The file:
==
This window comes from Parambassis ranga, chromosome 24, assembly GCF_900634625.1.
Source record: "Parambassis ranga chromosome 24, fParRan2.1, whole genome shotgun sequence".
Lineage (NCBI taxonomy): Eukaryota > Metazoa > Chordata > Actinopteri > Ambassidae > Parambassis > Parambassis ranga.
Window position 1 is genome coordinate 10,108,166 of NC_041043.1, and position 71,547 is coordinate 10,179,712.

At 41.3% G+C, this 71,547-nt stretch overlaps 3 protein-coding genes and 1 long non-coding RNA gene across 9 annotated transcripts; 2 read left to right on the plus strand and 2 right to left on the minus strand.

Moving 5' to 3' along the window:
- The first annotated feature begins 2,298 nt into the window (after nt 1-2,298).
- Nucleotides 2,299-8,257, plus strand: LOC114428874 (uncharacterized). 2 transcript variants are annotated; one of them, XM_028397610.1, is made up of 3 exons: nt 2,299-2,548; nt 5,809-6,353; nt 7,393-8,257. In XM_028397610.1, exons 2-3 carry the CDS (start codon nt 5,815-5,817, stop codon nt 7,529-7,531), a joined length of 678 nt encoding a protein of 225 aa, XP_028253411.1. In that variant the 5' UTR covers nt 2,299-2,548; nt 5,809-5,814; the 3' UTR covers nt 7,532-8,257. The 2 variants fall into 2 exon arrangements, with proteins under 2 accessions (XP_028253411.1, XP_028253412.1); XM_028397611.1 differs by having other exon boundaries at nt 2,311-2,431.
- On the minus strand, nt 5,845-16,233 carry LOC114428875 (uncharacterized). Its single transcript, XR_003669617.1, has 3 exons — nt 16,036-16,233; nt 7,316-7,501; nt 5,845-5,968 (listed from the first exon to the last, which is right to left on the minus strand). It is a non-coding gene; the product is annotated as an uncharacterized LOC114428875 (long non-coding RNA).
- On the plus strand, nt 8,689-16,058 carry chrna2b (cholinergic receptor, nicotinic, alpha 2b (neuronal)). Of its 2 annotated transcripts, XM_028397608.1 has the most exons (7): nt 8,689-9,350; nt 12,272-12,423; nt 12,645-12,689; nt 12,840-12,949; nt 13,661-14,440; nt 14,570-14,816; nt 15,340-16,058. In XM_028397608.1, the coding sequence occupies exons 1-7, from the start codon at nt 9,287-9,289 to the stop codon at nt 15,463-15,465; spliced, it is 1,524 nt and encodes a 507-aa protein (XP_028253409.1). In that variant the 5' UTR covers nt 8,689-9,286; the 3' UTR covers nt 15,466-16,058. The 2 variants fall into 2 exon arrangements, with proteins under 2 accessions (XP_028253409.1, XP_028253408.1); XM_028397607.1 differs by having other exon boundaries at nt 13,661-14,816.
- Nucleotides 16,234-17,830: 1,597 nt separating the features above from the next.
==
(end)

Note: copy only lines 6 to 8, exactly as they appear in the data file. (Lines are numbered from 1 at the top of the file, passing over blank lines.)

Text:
Moving 5' to 3' along the window:
- The first annotated feature begins 2,298 nt into the window (after nt 1-2,298).
- Nucleotides 2,299-8,257, plus strand: LOC114428874 (uncharacterized). 2 transcript variants are annotated; one of them, XM_028397610.1, is made up of 3 exons: nt 2,299-2,548; nt 5,809-6,353; nt 7,393-8,257. In XM_028397610.1, exons 2-3 carry the CDS (start codon nt 5,815-5,817, stop codon nt 7,529-7,531), a joined length of 678 nt encoding a protein of 225 aa, XP_028253411.1. In that variant the 5' UTR covers nt 2,299-2,548; nt 5,809-5,814; the 3' UTR covers nt 7,532-8,257. The 2 variants fall into 2 exon arrangements, with proteins under 2 accessions (XP_028253411.1, XP_028253412.1); XM_028397611.1 differs by having other exon boundaries at nt 2,311-2,431.